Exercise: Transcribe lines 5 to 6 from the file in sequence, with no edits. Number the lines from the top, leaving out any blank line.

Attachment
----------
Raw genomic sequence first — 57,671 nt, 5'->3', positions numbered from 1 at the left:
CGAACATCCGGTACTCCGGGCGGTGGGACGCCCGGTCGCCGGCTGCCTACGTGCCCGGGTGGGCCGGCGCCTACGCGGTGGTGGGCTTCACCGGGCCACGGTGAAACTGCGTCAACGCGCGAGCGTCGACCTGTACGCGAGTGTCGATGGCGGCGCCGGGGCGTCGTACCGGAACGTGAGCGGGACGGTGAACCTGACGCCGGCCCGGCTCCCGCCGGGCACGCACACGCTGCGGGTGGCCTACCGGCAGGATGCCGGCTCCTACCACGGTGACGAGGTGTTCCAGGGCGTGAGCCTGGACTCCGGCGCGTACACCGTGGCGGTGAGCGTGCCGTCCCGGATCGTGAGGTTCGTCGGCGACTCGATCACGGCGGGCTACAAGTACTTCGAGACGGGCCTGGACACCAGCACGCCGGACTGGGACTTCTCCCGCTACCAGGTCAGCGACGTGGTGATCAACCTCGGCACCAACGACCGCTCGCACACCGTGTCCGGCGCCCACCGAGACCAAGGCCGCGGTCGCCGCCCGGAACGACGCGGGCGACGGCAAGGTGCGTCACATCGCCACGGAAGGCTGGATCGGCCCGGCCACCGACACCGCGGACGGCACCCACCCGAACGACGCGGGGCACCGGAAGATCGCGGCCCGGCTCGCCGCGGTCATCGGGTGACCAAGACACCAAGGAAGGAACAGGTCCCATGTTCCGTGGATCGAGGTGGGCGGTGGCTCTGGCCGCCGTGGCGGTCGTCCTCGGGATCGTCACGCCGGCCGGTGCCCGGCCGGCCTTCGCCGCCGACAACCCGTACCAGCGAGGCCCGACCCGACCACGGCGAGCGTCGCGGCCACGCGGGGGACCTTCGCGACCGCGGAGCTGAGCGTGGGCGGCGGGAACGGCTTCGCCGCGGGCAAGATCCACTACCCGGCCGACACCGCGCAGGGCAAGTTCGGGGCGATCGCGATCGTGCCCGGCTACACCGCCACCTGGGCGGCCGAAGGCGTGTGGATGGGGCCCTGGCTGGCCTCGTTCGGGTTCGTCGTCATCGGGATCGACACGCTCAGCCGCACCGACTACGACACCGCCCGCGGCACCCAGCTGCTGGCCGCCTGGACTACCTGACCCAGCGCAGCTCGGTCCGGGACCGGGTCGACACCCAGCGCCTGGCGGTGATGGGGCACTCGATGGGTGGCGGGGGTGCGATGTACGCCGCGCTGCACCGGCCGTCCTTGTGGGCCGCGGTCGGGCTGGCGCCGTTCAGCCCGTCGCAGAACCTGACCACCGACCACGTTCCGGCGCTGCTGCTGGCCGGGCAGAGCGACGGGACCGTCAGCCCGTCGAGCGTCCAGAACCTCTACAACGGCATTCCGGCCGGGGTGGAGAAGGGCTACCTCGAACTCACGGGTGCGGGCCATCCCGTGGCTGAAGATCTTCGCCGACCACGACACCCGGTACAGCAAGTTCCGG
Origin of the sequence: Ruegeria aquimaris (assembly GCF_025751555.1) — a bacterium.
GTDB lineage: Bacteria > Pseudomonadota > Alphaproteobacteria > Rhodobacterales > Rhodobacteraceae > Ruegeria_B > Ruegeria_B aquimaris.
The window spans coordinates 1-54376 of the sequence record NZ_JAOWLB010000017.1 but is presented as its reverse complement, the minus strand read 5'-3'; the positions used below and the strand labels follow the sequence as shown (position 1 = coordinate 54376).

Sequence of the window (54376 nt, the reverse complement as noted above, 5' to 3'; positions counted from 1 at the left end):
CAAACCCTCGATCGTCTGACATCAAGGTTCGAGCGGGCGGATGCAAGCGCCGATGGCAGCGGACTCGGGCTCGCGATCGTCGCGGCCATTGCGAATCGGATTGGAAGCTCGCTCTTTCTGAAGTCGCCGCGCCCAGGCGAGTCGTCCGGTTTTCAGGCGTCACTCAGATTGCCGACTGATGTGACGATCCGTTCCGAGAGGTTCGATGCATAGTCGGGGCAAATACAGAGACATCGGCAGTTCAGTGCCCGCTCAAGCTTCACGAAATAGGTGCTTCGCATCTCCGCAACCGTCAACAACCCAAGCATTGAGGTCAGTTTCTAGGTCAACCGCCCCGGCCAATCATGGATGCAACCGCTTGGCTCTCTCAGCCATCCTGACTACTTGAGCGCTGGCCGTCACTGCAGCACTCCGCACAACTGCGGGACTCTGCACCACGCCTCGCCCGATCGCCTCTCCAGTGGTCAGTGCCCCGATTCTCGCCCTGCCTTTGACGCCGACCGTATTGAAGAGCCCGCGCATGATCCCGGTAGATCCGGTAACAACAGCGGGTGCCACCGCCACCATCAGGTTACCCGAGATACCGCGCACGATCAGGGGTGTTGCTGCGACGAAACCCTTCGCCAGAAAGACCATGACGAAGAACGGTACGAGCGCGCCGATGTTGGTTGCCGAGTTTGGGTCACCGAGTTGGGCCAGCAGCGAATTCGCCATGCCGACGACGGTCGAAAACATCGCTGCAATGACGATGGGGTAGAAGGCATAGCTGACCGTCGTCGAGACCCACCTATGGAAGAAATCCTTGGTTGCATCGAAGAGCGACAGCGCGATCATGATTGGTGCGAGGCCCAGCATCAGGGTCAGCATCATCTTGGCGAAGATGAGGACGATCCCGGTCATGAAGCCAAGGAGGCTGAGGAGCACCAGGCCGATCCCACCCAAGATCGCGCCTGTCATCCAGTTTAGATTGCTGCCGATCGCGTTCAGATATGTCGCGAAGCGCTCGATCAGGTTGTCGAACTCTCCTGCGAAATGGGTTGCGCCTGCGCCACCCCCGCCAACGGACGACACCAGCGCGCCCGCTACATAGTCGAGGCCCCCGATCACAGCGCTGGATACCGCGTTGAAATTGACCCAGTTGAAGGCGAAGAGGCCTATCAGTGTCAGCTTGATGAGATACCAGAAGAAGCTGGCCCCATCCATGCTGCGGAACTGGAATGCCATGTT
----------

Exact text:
The window spans coordinates 1-54376 of the sequence record NZ_JAOWLB010000017.1 but is presented as its reverse complement, the minus strand read 5'-3'; the positions used below and the strand labels follow the sequence as shown (position 1 = coordinate 54376).

Sequence of the window (54376 nt, the reverse complement as noted above, 5' to 3'; positions counted from 1 at the left end):